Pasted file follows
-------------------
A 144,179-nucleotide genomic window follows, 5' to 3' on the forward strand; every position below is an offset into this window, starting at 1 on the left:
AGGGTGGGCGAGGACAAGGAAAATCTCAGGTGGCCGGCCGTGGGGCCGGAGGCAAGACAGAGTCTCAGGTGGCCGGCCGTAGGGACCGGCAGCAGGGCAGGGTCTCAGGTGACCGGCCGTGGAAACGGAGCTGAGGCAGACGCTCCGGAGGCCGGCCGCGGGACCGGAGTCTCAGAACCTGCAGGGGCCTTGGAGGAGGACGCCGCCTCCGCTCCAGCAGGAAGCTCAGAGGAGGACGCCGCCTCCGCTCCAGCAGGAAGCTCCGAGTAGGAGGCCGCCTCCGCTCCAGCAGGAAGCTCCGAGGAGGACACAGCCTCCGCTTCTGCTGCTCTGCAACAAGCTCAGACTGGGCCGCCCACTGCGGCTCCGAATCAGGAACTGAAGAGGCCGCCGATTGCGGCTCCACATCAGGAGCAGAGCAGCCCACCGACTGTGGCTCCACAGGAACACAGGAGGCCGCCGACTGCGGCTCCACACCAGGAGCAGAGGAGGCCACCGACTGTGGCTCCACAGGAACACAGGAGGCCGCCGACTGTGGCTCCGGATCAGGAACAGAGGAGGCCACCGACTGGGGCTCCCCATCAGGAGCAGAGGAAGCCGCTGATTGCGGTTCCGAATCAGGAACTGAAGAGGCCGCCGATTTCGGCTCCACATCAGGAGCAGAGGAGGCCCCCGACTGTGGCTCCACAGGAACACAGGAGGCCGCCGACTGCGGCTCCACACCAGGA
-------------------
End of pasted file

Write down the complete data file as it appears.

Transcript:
A 144,179-nucleotide genomic window follows, 5' to 3' on the forward strand; every position below is an offset into this window, starting at 1 on the left:
AGGGTGGGCGAGGACAAGGAAAATCTCAGGTGGCCGGCCGTGGGGCCGGAGGCAAGACAGAGTCTCAGGTGGCCGGCCGTAGGGACCGGCAGCAGGGCAGGGTCTCAGGTGACCGGCCGTGGAAACGGAGCTGAGGCAGACGCTCCGGAGGCCGGCCGCGGGACCGGAGTCTCAGAACCTGCAGGGGCCTTGGAGGAGGACGCCGCCTCCGCTCCAGCAGGAAGCTCAGAGGAGGACGCCGCCTCCGCTCCAGCAGGAAGCTCCGAGTAGGAGGCCGCCTCCGCTCCAGCAGGAAGCTCCGAGGAGGACACAGCCTCCGCTTCTGCTGCTCTGCAACAAGCTCAGACTGGGCCGCCCACTGCGGCTCCGAATCAGGAACTGAAGAGGCCGCCGATTGCGGCTCCACATCAGGAGCAGAGCAGCCCACCGACTGTGGCTCCACAGGAACACAGGAGGCCGCCGACTGCGGCTCCACACCAGGAGCAGAGGAGGCCACCGACTGTGGCTCCACAGGAACACAGGAGGCCGCCGACTGTGGCTCCGGATCAGGAACAGAGGAGGCCACCGACTGGGGCTCCCCATCAGGAGCAGAGGAAGCCGCTGATTGCGGTTCCGAATCAGGAACTGAAGAGGCCGCCGATTTCGGCTCCACATCAGGAGCAGAGGAGGCCCCCGACTGTGGCTCCACAGGAACACAGGAGGCCGCCGACTGCGGCTCCACACCAGGA